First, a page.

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Father Divine
Father Divine.jpg
Born c. 1876
Died September 10, 1965(1965-09-10) (aged 89)
Occupation Preacher
Spouse(s) 1st: Penninah Divine
2nd: Edna Rose Ritchings

Father Divine (c. 1876 – September 10, 1965), also known as Reverend M. J. Divine, was an American spiritual leader from about 1907 until his death in 1965. His full self-given name was Reverend Major Jealous Divine, and he was also known as "the Messenger" early in his life. He founded the International Peace Mission movement, formed its doctrine and oversaw its growth from a small and predominantly black congregation into a multiracial and international church. Due to his ideology, many consider him to be a cult leader.

Father Divine claimed to be God. He made numerous contributions toward his followers' economic independence and racial equality. He was a contemporary of other religious leaders such as Daddy Grace, Charles Harrison Mason, Noble Drew Ali, James F. Jones (also known as Prophet Jones), Wallace Fard Muhammad, Elijah Muhammad and Jim Jones.

Life and career

Prior to 1912: Early life and original name

Little is known about Father Divine's early life, or even his real given name. Father Divine and the peace movement he started did not keep many records. Father Divine declined several offers to write his biography, saying that "the history of God would not be useful in mortal terms". He also refused to acknowledge relationship to any family. Newspapers in the 1930s had to dig up his probable given name: George Baker. This name is not recognized by the Library of Congress, and from 1979, there is no further use of that name as a heading for Father Divine in libraries' catalogs.

Federal Bureau of Investigation files record his name as George Baker alias "God". In 1936 Eliza Mayfield claimed to be Father Divine's mother. She stated that his real name was Frederick Edwards from Hendersonville, North Carolina. Father Divine replied that "God has no mother."

Father Divine's childhood remains a contentious point. Some, especially earlier researchers, suppose that he was born in the Deep South, most likely in Georgia, as the son of sharecroppers. Newer research by Jill Watts, based on census data, finds evidence for a George Baker Jr. of appropriate age born in an African-American enclave of Rockville, Maryland, called Monkey Run. If this theory is correct, his mother was a former slave named Nancy Baker, who died in May 1897.

Most researchers agree that Father Divine's parents were freed black slaves. Notoriously poor records were kept about this generation of African Americans, so controversy about his upbringing is not likely to be resolved. On the other hand, he and his first wife, Peninniah (variant spellings: Penninah, Peninnah, Penniah) claimed that they were married on June 6, 1882.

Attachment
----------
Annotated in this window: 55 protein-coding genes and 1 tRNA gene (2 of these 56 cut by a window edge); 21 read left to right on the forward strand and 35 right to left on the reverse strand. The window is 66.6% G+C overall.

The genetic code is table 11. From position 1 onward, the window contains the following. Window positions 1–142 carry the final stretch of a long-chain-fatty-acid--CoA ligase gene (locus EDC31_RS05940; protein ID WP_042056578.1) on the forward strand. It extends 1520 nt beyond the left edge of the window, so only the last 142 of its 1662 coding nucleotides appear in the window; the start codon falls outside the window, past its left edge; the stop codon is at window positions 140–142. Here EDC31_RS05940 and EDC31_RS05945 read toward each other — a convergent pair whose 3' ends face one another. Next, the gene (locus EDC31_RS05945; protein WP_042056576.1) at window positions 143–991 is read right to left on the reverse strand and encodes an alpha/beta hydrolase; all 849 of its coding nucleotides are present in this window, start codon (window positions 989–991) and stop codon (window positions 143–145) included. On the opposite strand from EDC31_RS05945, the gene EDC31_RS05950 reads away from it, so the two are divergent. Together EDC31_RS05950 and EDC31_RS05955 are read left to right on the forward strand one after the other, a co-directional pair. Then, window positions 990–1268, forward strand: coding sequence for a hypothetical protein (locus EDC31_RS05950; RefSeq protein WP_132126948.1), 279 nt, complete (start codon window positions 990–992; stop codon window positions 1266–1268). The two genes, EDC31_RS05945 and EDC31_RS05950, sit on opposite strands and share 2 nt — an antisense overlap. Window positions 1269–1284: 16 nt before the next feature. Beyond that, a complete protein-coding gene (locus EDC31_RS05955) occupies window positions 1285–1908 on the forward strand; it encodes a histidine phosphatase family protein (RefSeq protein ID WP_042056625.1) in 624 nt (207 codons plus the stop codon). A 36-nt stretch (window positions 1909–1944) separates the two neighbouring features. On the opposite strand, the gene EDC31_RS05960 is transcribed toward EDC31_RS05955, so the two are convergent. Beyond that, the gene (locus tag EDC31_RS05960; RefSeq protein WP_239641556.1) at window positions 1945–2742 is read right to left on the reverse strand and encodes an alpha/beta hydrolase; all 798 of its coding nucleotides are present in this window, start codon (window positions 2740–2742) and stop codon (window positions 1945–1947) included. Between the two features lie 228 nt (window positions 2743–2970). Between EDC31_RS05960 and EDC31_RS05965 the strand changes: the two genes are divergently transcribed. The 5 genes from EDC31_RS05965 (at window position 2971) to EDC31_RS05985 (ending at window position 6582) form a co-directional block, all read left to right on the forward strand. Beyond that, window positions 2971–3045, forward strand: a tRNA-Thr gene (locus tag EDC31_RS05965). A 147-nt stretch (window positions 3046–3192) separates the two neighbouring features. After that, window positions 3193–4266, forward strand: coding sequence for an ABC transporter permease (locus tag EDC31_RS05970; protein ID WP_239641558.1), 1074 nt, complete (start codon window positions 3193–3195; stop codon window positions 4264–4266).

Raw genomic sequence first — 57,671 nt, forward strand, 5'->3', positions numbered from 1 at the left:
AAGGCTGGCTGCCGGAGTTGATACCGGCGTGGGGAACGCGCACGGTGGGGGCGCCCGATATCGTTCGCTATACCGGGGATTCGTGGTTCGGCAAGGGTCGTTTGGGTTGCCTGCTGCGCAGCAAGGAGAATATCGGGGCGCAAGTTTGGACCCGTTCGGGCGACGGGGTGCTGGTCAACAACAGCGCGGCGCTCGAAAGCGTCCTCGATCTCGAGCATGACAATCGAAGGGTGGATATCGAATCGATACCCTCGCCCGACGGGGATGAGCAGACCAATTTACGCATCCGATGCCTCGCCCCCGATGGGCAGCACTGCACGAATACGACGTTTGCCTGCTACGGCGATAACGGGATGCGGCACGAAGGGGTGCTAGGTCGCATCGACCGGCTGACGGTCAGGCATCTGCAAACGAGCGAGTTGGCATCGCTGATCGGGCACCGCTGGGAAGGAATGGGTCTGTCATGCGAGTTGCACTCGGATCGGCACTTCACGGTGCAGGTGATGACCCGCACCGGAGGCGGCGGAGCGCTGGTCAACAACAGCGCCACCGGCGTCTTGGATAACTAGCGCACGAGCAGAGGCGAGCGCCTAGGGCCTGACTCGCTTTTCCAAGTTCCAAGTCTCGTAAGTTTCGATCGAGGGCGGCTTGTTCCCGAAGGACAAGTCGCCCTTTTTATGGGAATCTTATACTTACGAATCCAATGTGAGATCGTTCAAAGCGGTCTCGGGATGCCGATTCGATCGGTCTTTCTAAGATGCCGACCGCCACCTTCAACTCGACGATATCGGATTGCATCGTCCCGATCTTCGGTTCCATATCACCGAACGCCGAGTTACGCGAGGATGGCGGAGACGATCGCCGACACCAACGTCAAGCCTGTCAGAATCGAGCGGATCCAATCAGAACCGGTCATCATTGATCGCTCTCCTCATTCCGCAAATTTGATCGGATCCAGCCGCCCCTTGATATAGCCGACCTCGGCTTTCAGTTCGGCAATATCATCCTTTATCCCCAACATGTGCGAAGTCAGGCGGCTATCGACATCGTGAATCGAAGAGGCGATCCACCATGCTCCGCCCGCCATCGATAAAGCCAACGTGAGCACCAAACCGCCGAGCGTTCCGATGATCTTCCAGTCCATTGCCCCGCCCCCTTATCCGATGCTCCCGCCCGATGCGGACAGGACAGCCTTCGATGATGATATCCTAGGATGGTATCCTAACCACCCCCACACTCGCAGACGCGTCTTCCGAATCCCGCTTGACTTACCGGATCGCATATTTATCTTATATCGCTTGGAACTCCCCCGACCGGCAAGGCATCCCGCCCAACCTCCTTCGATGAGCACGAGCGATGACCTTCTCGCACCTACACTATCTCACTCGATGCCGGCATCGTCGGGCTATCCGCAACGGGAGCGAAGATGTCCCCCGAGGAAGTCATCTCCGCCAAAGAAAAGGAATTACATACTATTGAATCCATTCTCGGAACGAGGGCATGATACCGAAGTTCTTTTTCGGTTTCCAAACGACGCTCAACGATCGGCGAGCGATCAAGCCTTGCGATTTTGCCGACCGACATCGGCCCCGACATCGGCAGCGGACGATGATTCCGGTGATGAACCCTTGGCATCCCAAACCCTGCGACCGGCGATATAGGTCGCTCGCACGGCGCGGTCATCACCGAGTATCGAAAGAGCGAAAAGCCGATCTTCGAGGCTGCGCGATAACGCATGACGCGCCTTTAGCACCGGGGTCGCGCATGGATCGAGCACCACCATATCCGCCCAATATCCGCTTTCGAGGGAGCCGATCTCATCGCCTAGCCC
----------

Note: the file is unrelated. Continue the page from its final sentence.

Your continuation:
Father Divine was probably called George Baker around the turn of the century. He worked as a gardener in Baltimore, Maryland. In a 1906 trip to California, Father Divine became acquainted with the ideas of Charles Fillmore and the New Thought movement, a philosophy of positive thinking that would inform his later doctrines. Among other things, this belief system asserted that negative thoughts led to poverty and unhappiness. Songwriter Johnny Mercer credited a Father Divine sermon for inspiring the title of his song "Ac-Cent-Tchu-Ate the Positive".

Father Divine attended a local Baptist Church, often preaching, until 1907, when a traveling preacher named Samuel Morris spoke and was expelled from the congregation. Morris, originally from Allegheny County, Pennsylvania, had a soft-spoken and uncontroversial sermon until the end, when he raised his arms and shouted "I am the Eternal Father!" This routine had him thrown out of many churches in Baltimore, and was apparently unsuccessful until Morris happened upon the receptive Father Divine.

In his late 20s, Father Divine became Morris's first follower and adopted a pseudonym, "The Messenger". The Messenger was a Christ figure to Morris's God the Father. Father Divine preached with Morris in Baltimore out of the home of former evangelist Harriette Snowden, who came to accept their divinity. Morris began calling himself "Father Jehovia".

Divine and Father Jehovia were later joined by John A. Hickerson, who called himself Reverend Bishop Saint John the Vine. John the Vine shared the Messenger's excellent speaking ability and his interest in New Thought.

Father Divine parted ways with his former associates. Denying that Father Jehovia was God, and saying that not everyone could be God, he declared that he himself was God, and the only true expression of God's spirit.

1912–14: In the South

Father Divine traveled south, where he preached extensively in Georgia. He attracted a following of mostly black women in Valdosta, Georgia. He taught celibacy and the rejection of gender categorizations.